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Mathis: We've accomplished our mission in the war on terror

President Barack Obama reacts to a woman yelling

President Barack Obama reacts to a woman yelling at him from the back of the auditorium as he talks about national security at the National Defense University at Fort McNair in Washington. (May 23, 2013) Credit: AP

If the war isn’t over, it should be soon. Why? There are several reasons.

The narrowly legalistic reason is that we’ve pretty much won the war that Congress declared in the aftermath of 9/11. The ”Authorization for the Use of Military Force” authorized the president to make war ”against those nations, organizations or persons he determines planned, authorized, committed or aided the terrorist attacks that occurred on Sept., 11, 2001, or harbored such organizations or persons, in order to prevent any future acts of international terrorism against the United States by such nations, organizations or persons.”

Well, the Taliban is in no position to make Afghanistan a haven for terrorists. And al-Qaida has been decimated, with Osama bin Laden and most of the organization’s leadership killed or imprisoned for years now. That’s not to say terrorist attacks on America cannot happen — the bombs at the Boston Marathon are fresh in memory — but recent attacks and attempts have been conducted by self-radicalized loners. Legally, we’ve done what we set out to do.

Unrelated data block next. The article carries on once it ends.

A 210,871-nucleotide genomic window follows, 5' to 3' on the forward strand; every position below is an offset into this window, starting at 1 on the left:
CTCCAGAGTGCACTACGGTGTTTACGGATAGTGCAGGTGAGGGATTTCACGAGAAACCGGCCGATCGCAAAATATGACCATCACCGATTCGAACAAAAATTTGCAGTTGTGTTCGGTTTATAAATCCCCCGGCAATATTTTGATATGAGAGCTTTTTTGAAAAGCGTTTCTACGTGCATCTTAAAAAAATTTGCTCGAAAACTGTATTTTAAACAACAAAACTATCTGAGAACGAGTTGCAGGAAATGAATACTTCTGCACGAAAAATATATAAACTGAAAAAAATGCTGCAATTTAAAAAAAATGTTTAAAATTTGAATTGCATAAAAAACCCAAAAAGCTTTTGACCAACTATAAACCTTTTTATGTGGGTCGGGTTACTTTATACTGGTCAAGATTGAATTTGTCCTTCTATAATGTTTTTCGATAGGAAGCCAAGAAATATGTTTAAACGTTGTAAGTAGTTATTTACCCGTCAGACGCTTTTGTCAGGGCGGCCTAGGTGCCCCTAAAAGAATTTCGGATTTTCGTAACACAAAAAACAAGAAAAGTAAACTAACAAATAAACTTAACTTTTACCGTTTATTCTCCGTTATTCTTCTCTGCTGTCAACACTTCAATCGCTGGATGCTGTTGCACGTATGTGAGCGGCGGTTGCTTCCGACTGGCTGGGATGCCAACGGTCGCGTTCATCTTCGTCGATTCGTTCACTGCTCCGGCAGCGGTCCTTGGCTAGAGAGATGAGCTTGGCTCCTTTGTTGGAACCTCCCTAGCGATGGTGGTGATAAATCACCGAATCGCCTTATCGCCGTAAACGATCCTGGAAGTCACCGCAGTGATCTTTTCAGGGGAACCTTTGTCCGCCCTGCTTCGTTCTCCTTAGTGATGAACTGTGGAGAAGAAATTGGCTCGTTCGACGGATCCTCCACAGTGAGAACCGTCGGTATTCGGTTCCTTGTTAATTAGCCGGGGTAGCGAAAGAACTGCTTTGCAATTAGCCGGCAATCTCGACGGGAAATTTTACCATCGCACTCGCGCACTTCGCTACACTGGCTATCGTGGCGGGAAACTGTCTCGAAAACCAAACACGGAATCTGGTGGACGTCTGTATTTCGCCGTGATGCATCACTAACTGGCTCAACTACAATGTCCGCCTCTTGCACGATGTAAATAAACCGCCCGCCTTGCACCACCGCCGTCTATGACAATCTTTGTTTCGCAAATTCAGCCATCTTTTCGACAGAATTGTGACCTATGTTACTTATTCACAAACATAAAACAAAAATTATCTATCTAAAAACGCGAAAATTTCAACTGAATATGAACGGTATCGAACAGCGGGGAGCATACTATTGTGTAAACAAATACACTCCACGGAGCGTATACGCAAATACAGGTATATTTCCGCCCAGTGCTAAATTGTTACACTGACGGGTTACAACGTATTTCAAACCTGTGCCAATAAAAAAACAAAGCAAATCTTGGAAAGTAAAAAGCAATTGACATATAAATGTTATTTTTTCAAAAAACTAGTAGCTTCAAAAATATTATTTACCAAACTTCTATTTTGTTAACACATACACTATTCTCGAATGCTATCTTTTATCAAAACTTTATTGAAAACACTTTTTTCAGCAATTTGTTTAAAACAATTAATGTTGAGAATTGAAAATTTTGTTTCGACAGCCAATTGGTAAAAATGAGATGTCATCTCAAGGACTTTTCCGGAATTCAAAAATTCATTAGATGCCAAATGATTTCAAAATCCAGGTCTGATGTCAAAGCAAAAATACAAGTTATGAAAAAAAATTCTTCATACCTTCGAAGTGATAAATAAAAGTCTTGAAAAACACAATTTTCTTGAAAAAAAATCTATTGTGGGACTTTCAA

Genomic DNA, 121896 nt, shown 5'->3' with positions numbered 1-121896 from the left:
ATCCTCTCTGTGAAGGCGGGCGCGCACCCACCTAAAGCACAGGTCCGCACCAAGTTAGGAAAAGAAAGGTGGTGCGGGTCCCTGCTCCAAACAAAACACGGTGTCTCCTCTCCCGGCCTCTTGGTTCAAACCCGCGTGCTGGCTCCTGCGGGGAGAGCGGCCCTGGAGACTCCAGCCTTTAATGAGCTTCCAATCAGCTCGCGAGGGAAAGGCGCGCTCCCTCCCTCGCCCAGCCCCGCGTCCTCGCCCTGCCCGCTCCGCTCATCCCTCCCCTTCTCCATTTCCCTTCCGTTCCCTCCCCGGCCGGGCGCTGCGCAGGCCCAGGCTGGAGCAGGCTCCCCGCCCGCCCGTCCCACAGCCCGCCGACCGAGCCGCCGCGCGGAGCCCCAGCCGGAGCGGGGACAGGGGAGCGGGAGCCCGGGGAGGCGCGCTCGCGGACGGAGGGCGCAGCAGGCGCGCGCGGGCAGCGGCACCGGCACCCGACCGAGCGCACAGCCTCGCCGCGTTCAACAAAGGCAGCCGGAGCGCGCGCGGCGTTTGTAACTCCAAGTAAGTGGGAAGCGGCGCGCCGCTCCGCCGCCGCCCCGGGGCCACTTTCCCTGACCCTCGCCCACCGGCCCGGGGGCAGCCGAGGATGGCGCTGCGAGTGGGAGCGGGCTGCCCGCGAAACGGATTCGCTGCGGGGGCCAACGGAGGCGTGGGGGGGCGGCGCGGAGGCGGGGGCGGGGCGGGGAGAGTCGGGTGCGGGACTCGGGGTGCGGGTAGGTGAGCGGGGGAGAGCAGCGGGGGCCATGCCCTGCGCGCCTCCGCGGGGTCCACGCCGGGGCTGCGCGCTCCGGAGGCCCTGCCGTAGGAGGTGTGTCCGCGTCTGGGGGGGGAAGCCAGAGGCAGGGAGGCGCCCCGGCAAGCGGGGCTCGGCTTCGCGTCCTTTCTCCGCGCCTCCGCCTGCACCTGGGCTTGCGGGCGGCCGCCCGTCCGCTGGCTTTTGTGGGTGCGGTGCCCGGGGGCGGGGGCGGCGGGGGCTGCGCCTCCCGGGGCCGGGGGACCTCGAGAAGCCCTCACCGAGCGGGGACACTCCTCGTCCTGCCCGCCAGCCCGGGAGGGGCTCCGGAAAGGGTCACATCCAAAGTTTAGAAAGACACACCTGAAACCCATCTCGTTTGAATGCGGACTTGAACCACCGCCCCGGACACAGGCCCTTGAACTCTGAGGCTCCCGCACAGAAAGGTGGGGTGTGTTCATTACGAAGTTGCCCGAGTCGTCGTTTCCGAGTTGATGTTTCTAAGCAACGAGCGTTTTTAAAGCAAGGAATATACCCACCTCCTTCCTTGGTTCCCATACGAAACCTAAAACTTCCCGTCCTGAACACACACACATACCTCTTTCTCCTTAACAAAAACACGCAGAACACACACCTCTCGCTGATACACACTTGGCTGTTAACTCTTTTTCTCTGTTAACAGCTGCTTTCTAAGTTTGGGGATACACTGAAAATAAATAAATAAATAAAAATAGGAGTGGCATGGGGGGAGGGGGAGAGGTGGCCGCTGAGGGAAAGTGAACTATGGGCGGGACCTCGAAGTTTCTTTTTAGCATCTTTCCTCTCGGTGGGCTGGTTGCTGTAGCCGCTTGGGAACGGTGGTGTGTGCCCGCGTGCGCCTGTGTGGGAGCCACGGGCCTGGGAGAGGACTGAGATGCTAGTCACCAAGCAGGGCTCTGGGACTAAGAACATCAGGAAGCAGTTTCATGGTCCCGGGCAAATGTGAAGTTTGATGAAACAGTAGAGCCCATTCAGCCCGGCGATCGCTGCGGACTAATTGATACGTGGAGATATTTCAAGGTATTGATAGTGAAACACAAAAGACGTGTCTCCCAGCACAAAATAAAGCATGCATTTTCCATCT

The broader reason is that a war spanning decades and generations threatens our habits of liberty. Wartime always infringes on the freedom of Americans, always allows the government to exceed its proper limits. This war has been no different, as anybody familiar with terms like ”warrantless wiretapping,” ”enhanced interrogations,” and ”indefinite detention” can attest. Even Obama asserts that he can have American citizens assassinated abroad if he decides it’s in the nation’s security interests.

Without an end to the war, those practices — and others — become ingrained. We forget how to live as people guaranteed privacy or due process. And that increases the amount of fear in our lives.

The Founders were so afraid of the national security state and its ability to trample liberties that they forbade Congress from funding the Army for more than two years at a time. It’s doubtful they’d approve the way we’ve agreed to trade our liberties for an apparently endless war.

Joel Mathis is a contributing editor to The Philly Post.

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